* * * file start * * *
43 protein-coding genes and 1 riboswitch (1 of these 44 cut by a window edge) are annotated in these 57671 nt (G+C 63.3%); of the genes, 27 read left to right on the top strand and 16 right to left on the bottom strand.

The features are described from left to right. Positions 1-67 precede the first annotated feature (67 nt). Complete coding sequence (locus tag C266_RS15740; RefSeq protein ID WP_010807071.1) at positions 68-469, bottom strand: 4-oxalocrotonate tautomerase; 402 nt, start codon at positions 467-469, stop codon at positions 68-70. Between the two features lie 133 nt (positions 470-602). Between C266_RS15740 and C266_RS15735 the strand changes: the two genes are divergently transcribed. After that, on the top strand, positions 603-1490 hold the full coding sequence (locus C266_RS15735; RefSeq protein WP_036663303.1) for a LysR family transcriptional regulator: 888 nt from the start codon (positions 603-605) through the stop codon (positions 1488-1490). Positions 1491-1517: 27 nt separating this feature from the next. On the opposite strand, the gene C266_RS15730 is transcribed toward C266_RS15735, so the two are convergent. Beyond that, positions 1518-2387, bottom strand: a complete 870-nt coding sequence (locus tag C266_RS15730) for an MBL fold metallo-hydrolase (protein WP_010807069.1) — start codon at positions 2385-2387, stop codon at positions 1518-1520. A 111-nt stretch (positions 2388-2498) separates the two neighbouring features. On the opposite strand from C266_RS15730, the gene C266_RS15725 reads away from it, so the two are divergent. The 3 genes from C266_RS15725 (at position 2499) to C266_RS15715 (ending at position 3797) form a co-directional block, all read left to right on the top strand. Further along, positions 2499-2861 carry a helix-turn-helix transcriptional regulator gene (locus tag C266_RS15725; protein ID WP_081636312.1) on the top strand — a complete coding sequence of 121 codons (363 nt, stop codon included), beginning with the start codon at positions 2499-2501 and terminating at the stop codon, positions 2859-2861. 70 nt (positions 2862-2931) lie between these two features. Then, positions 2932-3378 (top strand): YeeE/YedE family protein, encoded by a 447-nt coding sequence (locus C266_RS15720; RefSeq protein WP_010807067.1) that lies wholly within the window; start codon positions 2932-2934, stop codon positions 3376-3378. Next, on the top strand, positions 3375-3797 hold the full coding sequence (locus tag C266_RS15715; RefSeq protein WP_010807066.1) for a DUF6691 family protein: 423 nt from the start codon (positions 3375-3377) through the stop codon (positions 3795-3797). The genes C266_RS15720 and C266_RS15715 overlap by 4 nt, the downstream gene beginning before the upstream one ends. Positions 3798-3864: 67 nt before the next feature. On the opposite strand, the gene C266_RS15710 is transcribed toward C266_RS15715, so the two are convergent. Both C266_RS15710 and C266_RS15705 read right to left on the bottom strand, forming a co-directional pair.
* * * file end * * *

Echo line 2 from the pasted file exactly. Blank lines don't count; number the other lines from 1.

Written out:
The features are described from left to right. Positions 1-67 precede the first annotated feature (67 nt). Complete coding sequence (locus tag C266_RS15740; RefSeq protein ID WP_010807071.1) at positions 68-469, bottom strand: 4-oxalocrotonate tautomerase; 402 nt, start codon at positions 467-469, stop codon at positions 68-70. Between the two features lie 133 nt (positions 470-602). Between C266_RS15740 and C266_RS15735 the strand changes: the two genes are divergently transcribed. After that, on the top strand, positions 603-1490 hold the full coding sequence (locus C266_RS15735; RefSeq protein WP_036663303.1) for a LysR family transcriptional regulator: 888 nt from the start codon (positions 603-605) through the stop codon (positions 1488-1490). Positions 1491-1517: 27 nt separating this feature from the next. On the opposite strand, the gene C266_RS15730 is transcribed toward C266_RS15735, so the two are convergent. Beyond that, positions 1518-2387, bottom strand: a complete 870-nt coding sequence (locus tag C266_RS15730) for an MBL fold metallo-hydrolase (protein WP_010807069.1) — start codon at positions 2385-2387, stop codon at positions 1518-1520. A 111-nt stretch (positions 2388-2498) separates the two neighbouring features. On the opposite strand from C266_RS15730, the gene C266_RS15725 reads away from it, so the two are divergent. The 3 genes from C266_RS15725 (at position 2499) to C266_RS15715 (ending at position 3797) form a co-directional block, all read left to right on the top strand. Further along, positions 2499-2861 carry a helix-turn-helix transcriptional regulator gene (locus tag C266_RS15725; protein ID WP_081636312.1) on the top strand — a complete coding sequence of 121 codons (363 nt, stop codon included), beginning with the start codon at positions 2499-2501 and terminating at the stop codon, positions 2859-2861. 70 nt (positions 2862-2931) lie between these two features. Then, positions 2932-3378 (top strand): YeeE/YedE family protein, encoded by a 447-nt coding sequence (locus C266_RS15720; RefSeq protein WP_010807067.1) that lies wholly within the window; start codon positions 2932-2934, stop codon positions 3376-3378. Next, on the top strand, positions 3375-3797 hold the full coding sequence (locus tag C266_RS15715; RefSeq protein WP_010807066.1) for a DUF6691 family protein: 423 nt from the start codon (positions 3375-3377) through the stop codon (positions 3795-3797). The genes C266_RS15720 and C266_RS15715 overlap by 4 nt, the downstream gene beginning before the upstream one ends. Positions 3798-3864: 67 nt before the next feature. On the opposite strand, the gene C266_RS15710 is transcribed toward C266_RS15715, so the two are convergent. Both C266_RS15710 and C266_RS15705 read right to left on the bottom strand, forming a co-directional pair.